SB 118 (Unterman-45th) Changes the age limit for coverage for autism spectrum disorders for an individual covered under a policy or contract from six years old or under to 21 years old or under. STATUS: Recommended Do Pass by the Senate Insurance and Labor Committee. The bill now rests in Senate Rules Committee.

SB 141 (Thompson-14th) Requires the owner of a carnival ride to submit an engineering evaluation with a carnival ride permit application the first time the owner applies. STATUS: Recommended Do Pass by the Senate Regulated Industries Committee. The bill now rests in Senate Rules Committee.

SB 188 (James-35th) Requires each local board of education to adopt a policy that prohibits school personnel from denying any student access to programs or services because the parent or guardian has refused to place the student on psychotropic medication; or compelling, attempting to compel, or requiring any specific actions by the parent or guardian in placing a student on psychotropic medication STATUS: Senate Education and Youth Committee.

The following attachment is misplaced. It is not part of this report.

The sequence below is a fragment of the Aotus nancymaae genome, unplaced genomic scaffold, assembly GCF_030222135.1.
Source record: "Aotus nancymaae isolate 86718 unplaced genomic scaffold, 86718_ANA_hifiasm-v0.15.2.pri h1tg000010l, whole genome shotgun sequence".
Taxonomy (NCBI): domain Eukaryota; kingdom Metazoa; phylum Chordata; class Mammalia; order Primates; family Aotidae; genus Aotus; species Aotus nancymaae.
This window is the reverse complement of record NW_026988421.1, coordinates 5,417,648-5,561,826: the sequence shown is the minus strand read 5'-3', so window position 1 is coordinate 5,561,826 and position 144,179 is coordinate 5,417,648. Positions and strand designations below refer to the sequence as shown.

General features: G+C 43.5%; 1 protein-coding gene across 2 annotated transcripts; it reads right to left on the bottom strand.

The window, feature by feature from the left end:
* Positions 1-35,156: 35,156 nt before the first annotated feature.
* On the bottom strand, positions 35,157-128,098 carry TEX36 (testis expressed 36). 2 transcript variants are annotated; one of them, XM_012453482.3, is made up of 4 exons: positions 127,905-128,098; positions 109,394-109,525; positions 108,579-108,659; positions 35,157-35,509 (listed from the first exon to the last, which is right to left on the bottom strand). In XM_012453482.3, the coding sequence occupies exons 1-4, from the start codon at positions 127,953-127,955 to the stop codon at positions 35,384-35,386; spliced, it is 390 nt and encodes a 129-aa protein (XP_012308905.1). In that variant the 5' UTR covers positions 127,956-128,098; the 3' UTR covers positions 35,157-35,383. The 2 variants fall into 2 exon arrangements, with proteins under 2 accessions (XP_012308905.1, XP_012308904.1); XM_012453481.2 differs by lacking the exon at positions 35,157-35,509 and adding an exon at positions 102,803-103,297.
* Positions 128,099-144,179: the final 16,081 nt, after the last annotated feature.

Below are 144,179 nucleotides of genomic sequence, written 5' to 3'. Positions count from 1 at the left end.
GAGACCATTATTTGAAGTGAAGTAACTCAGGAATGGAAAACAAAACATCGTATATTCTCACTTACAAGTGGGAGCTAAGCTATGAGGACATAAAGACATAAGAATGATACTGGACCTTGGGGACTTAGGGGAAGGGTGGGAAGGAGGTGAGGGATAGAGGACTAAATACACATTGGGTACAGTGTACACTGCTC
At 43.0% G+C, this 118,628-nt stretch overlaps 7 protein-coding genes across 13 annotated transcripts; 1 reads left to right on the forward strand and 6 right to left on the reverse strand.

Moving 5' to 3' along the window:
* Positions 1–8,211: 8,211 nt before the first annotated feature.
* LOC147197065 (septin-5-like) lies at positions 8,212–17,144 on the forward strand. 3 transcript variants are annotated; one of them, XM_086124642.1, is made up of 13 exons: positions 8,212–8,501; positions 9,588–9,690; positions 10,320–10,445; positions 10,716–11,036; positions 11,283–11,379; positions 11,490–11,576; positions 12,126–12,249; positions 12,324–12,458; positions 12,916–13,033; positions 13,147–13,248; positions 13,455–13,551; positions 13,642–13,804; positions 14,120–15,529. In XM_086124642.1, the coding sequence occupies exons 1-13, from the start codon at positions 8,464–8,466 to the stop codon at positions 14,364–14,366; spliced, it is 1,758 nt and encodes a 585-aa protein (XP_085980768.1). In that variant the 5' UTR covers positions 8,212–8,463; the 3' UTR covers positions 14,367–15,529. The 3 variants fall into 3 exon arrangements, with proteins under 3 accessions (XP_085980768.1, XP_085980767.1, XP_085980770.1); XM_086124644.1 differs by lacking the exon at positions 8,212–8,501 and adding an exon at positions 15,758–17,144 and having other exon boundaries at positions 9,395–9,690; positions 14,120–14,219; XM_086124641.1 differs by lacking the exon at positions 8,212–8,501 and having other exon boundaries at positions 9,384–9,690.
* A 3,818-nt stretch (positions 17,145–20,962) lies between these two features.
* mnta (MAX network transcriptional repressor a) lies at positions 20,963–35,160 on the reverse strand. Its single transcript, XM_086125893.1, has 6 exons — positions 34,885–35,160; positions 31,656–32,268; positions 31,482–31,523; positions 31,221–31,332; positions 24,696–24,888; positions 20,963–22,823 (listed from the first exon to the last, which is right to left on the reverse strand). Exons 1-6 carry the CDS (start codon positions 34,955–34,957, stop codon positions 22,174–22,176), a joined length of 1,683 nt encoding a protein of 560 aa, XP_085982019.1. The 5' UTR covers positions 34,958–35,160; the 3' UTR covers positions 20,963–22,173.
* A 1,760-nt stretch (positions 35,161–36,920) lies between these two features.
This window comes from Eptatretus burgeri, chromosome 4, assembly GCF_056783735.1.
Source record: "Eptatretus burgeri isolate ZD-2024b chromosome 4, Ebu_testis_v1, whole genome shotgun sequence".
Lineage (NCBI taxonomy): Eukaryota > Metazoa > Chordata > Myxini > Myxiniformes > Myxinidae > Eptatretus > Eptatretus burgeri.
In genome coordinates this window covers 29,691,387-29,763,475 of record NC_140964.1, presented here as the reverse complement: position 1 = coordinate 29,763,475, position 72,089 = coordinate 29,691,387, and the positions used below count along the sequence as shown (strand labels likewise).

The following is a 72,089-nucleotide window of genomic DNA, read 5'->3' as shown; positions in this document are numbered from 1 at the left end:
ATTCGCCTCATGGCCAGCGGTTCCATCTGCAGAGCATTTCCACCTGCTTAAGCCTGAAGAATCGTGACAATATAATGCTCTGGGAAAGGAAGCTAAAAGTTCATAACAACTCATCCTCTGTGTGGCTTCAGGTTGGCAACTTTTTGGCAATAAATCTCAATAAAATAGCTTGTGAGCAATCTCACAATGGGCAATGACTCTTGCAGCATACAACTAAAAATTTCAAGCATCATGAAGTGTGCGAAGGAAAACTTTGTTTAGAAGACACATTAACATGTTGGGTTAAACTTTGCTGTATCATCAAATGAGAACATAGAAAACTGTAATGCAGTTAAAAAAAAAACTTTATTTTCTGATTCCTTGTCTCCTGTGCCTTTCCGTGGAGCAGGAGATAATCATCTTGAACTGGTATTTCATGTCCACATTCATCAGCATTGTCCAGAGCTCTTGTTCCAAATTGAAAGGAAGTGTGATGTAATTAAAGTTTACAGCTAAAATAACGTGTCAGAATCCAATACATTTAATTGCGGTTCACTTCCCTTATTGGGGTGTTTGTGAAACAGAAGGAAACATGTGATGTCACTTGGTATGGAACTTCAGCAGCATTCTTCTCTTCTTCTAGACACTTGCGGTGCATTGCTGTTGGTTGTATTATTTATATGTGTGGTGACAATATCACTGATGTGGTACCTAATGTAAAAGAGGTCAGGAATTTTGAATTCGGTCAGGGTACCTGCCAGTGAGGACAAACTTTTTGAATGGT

SB 193 (Unterman-45th) Alters and clarifies provisions regarding the Positive Alternatives for Pregnancy and Parenting Grant Program, removing references to indigent women and stating that an agency using the grant shall not refer, encourage, or affirmatively counsel a person to have an abortion unless the person’s attending physician diagnoses a condition which makes such abortion necessary to prevent a woman’s death. The bill also states that the language of the article does not prohibit any direct client service provider from promoting orexpending non-grant funds for a political or religious purpose. STATUS: Senate Health and Human Services Committee.

SB 201 (Miller-49th) “Family Care Act”- Requires an employer of ten or more individuals that provides sick leave to allow an employee to use such sick leave for the care of an immediate family member. An employer is not required to allow such leave for an immediate family member for more than five days of earned sick leave. STATUS: Senate Insurance and Labor Committee.

HR 240 (Cooper-43rd) Creates the Joint Study Committee on Reforming HIV-Related Criminal Laws. STATUS: House Insurance Committee.